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  1. Then at COP28 late last year a pledge was made to triple nuclear energy capacity by 2050.
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  1. Coinciding with all of that news, the uranium price really started to run, and enriched uranium prices started to run even harder....
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Russia controls almost 50% of the global supply of enriched uranium.

For a long time, the world has been dependent on Russian supply to meet domestic demands.

Western governments are looking to mitigate this supply risk with the US government announcing a US$700M package through the US Department of Energy (DOE) led HALEU program ...

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This is a US government attempt to give private enrichment service providers incentives to start building out their own capacity.

Obviously the US government wants the industry to build out capacity, and quickly...

A large part of the reason we are Invested in GUE is because it is one of only two companies developing uranium enrichment technology on the ASX.

The other being $1.2BN capped Silex.

GUE gives us exposure to both uranium exploration and development AND uranium enrichment technology - which we think will be a bigger beneficiary of the macro thematics at play...

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Recap - Why we are Invested in GUE

Below are the 8 key reasons why we are Invested in GUE:

1. The US is completely dependent on foreign uranium and uranium enrichment. It’s making domestic uranium assets and enrichment a national priority

GUE has projects across four North American uranium districts, in addition to its 21.9% stake in an enrichment technology company.

We think the combination of technology and assets will make GUE attractive to acquisitive uranium majors and governments as a target of funding.

2. The only other ASX uranium peer with enrichment technology is capped at $1.2BN with 51% ownership of its technology

Silex Systems is GUE’s only “uranium enrichment peer” on the ASX.

Silex has re-rated from a market cap of ~$35M to a ~$1.2BN in the space of two years off the back of US government initiatives, technical advancements and geopolitical factors.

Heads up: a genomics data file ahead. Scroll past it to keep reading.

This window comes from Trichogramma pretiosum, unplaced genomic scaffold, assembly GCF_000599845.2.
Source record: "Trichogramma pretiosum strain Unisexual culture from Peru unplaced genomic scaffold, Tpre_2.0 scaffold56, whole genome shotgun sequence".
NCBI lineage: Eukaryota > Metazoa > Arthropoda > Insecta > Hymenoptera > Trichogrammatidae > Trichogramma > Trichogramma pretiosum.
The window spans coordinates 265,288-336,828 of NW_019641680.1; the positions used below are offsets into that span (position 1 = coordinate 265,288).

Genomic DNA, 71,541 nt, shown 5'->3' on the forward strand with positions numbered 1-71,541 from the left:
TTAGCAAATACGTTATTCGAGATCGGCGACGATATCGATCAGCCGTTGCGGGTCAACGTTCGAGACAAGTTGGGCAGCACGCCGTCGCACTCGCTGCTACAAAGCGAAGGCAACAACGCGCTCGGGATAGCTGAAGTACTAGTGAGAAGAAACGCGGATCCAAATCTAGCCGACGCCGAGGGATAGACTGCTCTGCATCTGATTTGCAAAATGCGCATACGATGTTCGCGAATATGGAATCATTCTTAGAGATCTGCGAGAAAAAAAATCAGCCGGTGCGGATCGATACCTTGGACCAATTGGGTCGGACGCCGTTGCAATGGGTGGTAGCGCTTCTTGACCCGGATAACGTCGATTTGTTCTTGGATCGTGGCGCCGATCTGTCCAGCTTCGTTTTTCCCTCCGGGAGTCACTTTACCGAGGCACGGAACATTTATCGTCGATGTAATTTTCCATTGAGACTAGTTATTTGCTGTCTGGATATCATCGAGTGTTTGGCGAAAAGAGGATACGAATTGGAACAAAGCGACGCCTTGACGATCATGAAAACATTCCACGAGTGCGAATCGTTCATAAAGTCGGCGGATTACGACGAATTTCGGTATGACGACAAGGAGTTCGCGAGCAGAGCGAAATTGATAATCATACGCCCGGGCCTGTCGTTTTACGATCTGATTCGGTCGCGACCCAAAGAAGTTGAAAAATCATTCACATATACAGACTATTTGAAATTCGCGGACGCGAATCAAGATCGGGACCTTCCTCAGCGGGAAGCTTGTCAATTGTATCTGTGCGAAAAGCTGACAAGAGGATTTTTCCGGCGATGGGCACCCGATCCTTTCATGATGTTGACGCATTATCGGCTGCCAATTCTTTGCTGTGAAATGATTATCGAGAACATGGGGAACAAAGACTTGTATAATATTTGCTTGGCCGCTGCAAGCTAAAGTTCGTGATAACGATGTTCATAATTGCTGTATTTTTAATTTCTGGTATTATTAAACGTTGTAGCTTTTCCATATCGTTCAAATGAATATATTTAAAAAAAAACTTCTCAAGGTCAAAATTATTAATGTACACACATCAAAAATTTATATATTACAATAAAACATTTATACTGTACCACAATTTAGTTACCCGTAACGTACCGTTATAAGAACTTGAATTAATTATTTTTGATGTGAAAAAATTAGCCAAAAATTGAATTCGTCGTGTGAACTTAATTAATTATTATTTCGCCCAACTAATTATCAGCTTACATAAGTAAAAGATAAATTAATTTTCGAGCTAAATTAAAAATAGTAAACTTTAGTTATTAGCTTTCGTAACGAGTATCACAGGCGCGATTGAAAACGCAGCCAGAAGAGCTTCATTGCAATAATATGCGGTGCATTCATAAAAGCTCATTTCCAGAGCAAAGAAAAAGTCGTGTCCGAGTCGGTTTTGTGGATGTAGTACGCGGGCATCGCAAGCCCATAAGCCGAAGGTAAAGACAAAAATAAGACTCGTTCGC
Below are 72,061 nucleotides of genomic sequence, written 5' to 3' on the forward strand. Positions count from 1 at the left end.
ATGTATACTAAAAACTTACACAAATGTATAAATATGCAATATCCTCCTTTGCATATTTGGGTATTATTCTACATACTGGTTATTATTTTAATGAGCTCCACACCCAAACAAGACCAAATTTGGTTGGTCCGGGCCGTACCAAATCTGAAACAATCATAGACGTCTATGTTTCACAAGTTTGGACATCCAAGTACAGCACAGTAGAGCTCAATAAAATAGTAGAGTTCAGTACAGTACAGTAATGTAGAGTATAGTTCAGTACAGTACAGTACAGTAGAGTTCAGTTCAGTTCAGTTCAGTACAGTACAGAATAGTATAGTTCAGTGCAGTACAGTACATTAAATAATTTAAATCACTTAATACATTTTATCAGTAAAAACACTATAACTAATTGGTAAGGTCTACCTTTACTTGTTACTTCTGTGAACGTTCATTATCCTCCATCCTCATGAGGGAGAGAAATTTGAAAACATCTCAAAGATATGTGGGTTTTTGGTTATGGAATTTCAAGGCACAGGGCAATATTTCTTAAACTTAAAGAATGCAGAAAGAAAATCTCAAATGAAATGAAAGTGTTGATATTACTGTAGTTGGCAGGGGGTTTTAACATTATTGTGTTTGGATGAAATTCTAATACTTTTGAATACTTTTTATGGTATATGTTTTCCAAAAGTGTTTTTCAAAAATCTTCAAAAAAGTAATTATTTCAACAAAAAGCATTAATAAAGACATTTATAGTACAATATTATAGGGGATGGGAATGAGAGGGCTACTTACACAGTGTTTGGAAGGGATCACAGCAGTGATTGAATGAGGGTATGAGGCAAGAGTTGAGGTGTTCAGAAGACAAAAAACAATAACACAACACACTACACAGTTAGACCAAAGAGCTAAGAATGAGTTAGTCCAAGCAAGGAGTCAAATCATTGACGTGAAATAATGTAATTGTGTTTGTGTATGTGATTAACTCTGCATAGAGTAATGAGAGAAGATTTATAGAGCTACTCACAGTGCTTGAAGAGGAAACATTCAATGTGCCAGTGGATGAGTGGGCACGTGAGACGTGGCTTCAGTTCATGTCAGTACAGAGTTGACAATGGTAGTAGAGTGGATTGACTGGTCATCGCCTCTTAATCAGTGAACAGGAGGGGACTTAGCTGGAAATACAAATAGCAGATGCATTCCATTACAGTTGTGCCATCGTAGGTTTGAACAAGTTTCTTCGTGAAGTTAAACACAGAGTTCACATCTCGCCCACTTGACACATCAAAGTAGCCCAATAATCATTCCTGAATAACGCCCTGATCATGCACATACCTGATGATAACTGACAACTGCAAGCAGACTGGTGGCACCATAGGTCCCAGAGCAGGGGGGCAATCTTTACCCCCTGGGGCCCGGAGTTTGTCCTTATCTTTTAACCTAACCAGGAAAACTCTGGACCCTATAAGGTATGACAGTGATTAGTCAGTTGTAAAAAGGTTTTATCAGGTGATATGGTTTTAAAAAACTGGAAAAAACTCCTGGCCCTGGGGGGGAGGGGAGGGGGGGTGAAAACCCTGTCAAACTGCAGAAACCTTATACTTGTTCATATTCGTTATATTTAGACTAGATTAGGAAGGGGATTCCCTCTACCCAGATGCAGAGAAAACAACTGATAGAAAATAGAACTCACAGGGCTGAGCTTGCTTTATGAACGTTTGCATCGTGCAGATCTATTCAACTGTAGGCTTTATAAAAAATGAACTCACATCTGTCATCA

Silex owns a 51% stake in an enrichment technology JV with Canadian uranium major Cameco (who holds the other 49%).

GUE owns 21.9% of its enrichment technology and is currently capped at ~ $25M.

If GUE is able to validate, scale up, and get regulatory approvals for its tech, we think it could follow a similar trajectory to Silex over time as the enrichment technology matures and is proven to work at scale.

3. GUE has an advanced stage 49.8Mlbs uranium JORC resource in the USA

Located in Colorado, USA, GUE’s most advanced US uranium project has a JORC resource of 49.8Mlbs at a grade of 540ppm. Should future drilling be successful here, we think this project could move into a scoping study down the track.

4. Low EV relative to other uranium peers, and none have enrichment exposure

*** GUE has a current market cap of ~$25M and held ~$1.1M in cash at 31 December 2023 giving the company an Enterprise Value (EV) of ~$24M.

GUE currently has a total JORC resource base of 49.8Mlb. On a pure “pounds in the ground”/EV basis, this compares favourably with other ASX uranium peers such as Peninsula Energy (53.6Mlbs, ~$250M EV) and Alligator Energy (53Mlbs, ~$225M EV).

While these two peers are more advanced in developing their assets, GUE is the only one with exposure to uranium enrichment.

5. Highly prospective uranium exploration ground in Canada’s largest uranium producing district

The Athabasca Basin in Canada is home to some of the worlds highest grade uranium projects and produces ~20% of the world’s uranium. We see drilling success in Canada as a significant source of upside if a major discovery is made here.

6. Strong Management and Board, with North America focus

We are impressed with Managing Director Andrew Ferrier’s background in private equity where he was focussed on managing US uranium assets and investments, as well as his degree in chemical engineering.

We think this makes him well suited to understanding the significance of the enrichment technology, and how to get uranium deals done in the US.

We also note the GUE management team’s significant US mining experience and in-country team - this is important for getting projects advanced as quickly as possible.

7. Tight, loyal register

With a relatively low number of shares on Issue, we think the capital structure of GUE is set up well for a re-rate if the company can deliver milestones and/or macro factors bring more market attention to uranium.

8. Advanced stage company

GUE is not just an exploration company - as noted above, it has a JORC stage Uranium project and a major stake in uranium enrichment technology.

This fits with our Investment theme of adding exposure to more later stage companies to our Portfolio, which could begin production sooner in the current commodities supercycle.

What’s Next for GUE

Drilling at Tallahassee project (advanced JORC resource) 🔄

GUE has all of its permits in place to start drilling at its Tallahassee project.